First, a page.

A Tool for (a fading) Industrial Society

In his article, Donald also gave a pen-sketch of the origins of the Learning Management System (LMS) as training administration systems.

LMS technology emerged from a need to automate process management and record-keeping systems in the post-World War II era when the focus was on industrialisation and the development of mass production techniques. With millions of returned servicemen and women re-entering education and training there was a need to manage the process of classroom training more efficiently. LMSs appeared alongside the automation of other organisational processes – financial systems and HR management systems (HRMSs).

But LMSs were a step on the road, not an end in themselves.

The management modules of learning technologies such as PLATO (arguably the first LMS) the ‘computer assisted instruction system’ which was conceived and built at the University of Illinois in 1960 (and finally shut down in 2006) were developed to support automated teaching operations (the ‘ATO’ part of the name) in a world where standardisation and automation were the primary goal. They were conceived and developed to primarily solve an organisational problem, not necessarily to improve the learning experience for the individual learner or worker.

We need a lot more, and a lot different, from whichever technologies we select to support the development of our workforce today and into the future

Moving to the Future

The diagram below gives an idea of challenge facing us as we move into a world where learning management is in the hands of each individual and their supporting ecosystem.

In a world where the majority of learning is in the workflow and most of it is ‘informal’ (self-directed or undirected in the moment of need), the idea of pouring large amounts of your organisation’s L&D budget into a concept and technology that was designed to make easier the scheduling of courses and programmes is not a sensible one to take.

Of course we will need technology to support learning. Even more so than ever before. But, as noted earlier, the technology we need is a long stride away from that which most organisations currently have in place.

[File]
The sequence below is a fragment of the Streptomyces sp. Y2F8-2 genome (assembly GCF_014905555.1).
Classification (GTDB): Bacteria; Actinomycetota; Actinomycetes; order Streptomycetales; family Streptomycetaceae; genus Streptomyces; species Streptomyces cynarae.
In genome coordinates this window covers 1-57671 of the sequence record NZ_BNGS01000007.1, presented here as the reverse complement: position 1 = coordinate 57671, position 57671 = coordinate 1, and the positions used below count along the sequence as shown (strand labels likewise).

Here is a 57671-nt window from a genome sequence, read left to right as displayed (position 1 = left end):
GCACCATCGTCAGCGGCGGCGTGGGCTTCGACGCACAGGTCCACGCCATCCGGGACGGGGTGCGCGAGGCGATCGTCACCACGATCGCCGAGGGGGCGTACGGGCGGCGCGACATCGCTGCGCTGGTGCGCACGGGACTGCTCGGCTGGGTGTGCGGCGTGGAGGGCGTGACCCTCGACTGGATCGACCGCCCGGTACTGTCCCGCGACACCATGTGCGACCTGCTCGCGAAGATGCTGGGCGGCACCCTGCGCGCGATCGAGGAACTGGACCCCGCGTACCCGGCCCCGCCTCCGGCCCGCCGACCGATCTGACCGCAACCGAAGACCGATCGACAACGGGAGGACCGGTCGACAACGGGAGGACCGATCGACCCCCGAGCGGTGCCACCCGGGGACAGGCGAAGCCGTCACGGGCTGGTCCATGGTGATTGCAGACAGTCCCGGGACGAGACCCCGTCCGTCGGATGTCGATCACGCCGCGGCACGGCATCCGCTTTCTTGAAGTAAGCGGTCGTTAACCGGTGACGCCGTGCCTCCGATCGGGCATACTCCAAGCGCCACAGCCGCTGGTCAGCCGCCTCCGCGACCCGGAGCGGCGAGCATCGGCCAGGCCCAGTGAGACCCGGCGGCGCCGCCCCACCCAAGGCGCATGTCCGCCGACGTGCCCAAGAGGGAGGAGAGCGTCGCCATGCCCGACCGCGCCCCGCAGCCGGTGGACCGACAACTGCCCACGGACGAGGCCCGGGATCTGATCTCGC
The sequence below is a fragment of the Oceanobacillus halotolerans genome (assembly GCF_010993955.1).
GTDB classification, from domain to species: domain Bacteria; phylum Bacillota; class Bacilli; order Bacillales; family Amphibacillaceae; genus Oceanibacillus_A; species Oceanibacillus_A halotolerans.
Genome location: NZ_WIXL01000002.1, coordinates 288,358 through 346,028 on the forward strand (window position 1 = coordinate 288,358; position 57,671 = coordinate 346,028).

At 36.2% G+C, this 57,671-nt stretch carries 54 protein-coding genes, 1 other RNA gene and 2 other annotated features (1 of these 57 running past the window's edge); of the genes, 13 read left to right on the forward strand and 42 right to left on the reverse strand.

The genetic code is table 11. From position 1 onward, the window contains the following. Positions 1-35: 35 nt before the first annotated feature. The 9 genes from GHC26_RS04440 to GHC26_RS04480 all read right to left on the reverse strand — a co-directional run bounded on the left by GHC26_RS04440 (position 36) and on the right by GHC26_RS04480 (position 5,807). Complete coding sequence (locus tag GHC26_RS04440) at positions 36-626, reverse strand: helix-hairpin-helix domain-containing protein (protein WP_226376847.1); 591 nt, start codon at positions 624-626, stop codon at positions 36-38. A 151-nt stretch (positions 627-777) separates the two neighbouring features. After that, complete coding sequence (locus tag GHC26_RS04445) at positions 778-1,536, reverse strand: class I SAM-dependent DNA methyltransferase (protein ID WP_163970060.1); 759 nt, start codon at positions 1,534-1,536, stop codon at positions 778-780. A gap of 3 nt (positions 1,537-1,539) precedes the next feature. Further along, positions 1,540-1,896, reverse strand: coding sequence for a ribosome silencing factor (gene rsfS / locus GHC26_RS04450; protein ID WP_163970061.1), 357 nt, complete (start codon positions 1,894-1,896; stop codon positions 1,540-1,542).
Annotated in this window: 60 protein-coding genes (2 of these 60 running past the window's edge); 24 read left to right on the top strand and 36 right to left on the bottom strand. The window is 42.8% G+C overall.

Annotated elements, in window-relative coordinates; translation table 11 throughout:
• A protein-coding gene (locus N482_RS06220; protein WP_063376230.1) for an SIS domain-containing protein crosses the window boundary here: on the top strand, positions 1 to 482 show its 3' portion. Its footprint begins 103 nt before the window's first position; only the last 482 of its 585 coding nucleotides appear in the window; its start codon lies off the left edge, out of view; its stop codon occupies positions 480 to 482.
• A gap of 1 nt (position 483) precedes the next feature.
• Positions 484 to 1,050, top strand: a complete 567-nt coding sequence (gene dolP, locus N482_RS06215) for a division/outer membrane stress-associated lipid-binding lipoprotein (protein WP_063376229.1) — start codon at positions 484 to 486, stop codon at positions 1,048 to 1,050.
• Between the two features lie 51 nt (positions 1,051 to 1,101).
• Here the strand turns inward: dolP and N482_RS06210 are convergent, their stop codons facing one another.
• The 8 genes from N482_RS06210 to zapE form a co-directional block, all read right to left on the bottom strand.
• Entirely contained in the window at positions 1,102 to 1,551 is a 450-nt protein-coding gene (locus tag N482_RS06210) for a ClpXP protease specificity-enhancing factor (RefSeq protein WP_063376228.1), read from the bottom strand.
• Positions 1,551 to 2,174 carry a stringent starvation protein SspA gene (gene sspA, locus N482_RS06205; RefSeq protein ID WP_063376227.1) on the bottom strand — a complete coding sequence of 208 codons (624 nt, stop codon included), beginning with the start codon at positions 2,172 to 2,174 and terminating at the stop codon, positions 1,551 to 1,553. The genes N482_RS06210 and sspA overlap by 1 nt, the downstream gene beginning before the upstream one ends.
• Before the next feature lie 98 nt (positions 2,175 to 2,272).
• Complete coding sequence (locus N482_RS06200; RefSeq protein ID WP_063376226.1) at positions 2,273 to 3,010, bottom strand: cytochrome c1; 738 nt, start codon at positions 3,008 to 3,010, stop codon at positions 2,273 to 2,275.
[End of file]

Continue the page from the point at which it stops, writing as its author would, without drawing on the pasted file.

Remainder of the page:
LMS Evolution


My colleague Jane Hart has written about this challenge for some years (see here for an article by Jane from 2010). She sees the future of technologies supporting learning as a mash-up of social co-operation and collaboration tools aligned with the emerging social workplace. More importantly, Jane provides advice that L&D can’t sit alone.  Learning leaders need to work with their colleagues in IT and Business Operations to get the right tools in place. To that I’d add the need to work with Internal and Corporate Communications colleagues, Brand specialists, Knowledge Management teams as well as your extended value chain.

I think Jane is absolutely correct. The tools that will be used to support (but not manage) learning in the future will principally be drawn not from a learning-centric focus but from other area (although I believe the LMS will live on to support some formal education and may extend to a limited extent to supporting structured experiential learning). Her Top 100 Tools for Learning is probably a good place to start looking.

The Rise of PKM

My diagram above points to PKM (Personal Knowledge Management) as an important emerging area for supporting the learning-work interlink. Harold Jarche has written extensively on PKM and you can download his PKM Whitepaper from here.  If you want to learn more about PKM I’d recommend mining Harold’s blog.

There is no doubt that both social learning tools and PKM tools and processes will be vital to support learning management of the future.

However, it’s important to always remind ourselves that any technology can never be more than a supporting actor in the play of building high-performing cultures.

In the end we each manage our own learning to suit our immediate and longer-term needs at our own pace, in our own time, and in our own way.


(I have written more extensively about the challenge of ‘Managing Learning’ in the 'The Really Useful eLearning Instruction Manual' a book to be published by John Wiley & Sons and edited by Rob Hubbard)